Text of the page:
In August 2013 a post on the Kemnovation web-site highlighted the importance of a strong biodiversity of microbial life in maintaining soil quality and health comparing it to the essential driving force of ‘dark matter’ in our expanding universe!
And now a recent article in the pre-eminent journal Nature (Wall et al, 8th December, 2015; Vol 528, p. 69-76) links the importance of soil ‘dark matter’ to improving human health globally.
The authors emphasise that by increasing the natural complexity and robustness of soil ‘dark matter’ using already established practices that disease-causing organisms can be suppressed and conversely strong ecological services can be maintained to supply clean air, water and food.
Proposed agro-ecological practices include:
1). Maintaining soil organic matter because this promotes nutrient availability and water infiltration through improved soil structure;
2). Reduced tillage to retain crop residues as well as cover crop inclusion in rotations;
3). Integrated pest management;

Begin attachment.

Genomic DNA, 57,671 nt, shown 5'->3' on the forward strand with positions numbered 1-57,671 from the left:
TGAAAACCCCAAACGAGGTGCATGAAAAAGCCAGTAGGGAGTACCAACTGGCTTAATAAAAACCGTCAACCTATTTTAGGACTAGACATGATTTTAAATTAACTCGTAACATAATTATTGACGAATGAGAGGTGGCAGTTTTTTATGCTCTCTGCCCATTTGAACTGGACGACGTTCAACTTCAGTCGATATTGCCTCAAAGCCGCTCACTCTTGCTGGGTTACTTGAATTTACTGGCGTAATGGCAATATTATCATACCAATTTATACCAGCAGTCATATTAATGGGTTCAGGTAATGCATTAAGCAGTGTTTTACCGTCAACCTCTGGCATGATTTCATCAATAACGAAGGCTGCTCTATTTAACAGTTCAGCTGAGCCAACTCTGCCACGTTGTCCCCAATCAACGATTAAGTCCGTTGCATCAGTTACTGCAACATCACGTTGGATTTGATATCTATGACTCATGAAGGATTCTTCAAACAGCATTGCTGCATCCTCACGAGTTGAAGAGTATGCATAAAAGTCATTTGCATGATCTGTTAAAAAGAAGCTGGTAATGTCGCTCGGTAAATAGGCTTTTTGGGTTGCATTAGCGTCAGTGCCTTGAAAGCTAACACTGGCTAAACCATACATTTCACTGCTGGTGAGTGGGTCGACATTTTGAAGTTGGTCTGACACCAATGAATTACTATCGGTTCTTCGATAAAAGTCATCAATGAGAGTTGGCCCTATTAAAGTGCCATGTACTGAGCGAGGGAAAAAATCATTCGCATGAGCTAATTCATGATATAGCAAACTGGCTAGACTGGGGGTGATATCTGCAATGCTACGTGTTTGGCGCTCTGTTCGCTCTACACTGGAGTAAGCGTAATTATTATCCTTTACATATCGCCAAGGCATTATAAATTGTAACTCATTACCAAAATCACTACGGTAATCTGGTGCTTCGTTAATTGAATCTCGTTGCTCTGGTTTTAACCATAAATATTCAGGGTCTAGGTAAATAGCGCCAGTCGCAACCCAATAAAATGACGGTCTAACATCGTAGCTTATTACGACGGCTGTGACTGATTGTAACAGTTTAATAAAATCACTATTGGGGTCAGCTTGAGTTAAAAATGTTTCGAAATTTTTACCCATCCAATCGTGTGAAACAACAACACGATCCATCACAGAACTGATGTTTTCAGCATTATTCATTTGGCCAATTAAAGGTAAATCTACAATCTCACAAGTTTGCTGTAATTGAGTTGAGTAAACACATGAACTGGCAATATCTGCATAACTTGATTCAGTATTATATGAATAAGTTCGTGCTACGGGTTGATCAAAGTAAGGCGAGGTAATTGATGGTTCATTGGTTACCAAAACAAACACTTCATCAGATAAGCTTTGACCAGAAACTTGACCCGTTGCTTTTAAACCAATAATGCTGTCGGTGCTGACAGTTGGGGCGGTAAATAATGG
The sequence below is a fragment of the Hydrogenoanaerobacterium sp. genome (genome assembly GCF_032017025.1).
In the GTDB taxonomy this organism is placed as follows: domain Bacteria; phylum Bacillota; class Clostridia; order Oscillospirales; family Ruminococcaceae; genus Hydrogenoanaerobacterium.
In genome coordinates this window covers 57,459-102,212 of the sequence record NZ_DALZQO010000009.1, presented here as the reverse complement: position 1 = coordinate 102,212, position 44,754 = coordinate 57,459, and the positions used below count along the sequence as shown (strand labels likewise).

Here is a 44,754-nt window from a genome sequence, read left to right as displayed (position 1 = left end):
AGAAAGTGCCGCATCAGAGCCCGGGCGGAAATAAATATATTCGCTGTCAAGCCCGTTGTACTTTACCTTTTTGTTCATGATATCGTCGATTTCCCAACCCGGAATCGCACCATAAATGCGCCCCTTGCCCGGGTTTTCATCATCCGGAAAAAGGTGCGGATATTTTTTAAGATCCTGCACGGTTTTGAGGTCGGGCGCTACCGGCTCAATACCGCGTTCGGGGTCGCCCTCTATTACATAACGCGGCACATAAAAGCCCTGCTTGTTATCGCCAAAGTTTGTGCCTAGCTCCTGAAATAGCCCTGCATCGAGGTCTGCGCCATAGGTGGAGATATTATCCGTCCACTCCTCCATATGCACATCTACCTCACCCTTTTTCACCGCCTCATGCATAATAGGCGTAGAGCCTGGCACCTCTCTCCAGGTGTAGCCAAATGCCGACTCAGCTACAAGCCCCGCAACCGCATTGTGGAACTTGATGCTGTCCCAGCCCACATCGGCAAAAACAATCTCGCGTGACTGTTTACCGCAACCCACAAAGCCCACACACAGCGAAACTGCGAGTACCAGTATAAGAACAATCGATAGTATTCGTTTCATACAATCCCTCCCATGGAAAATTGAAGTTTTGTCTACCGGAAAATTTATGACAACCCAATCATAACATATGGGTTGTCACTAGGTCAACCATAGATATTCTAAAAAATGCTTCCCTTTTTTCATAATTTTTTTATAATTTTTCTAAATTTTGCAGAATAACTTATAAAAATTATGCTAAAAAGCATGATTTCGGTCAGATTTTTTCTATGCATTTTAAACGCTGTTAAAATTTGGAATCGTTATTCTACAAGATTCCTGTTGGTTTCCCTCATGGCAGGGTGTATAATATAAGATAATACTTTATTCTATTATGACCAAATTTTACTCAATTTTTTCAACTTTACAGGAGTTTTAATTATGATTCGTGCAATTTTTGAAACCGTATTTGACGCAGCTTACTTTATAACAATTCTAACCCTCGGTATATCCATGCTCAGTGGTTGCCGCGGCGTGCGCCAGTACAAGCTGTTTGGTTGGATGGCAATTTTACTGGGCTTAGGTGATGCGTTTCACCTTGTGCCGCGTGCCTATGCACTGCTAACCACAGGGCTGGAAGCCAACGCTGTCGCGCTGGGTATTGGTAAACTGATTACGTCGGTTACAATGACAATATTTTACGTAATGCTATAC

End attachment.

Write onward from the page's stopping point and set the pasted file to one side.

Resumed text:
4). Proper fertility management (using the ‘4R’s’ principle mentioned elsewhere in the Kemnovation website) and balancing mineral fertilisers with organic manures;
5). Re-establishing mixed forest areas to promote ‘local’ biodiversity and maintain a reservoir of above and below ground genetic resources for future research.
Finally the group emphasise that “It is time to recognise and manage soil biodiversity as an under-utilised resource for achieving long-term sustainability goals related to global human health”.
Furthermore they conclude that “Maintaining soil biodiversity is connected to all life and provides a broader, highly fundamental foundation for working with other disciplines to improve human health globally”.
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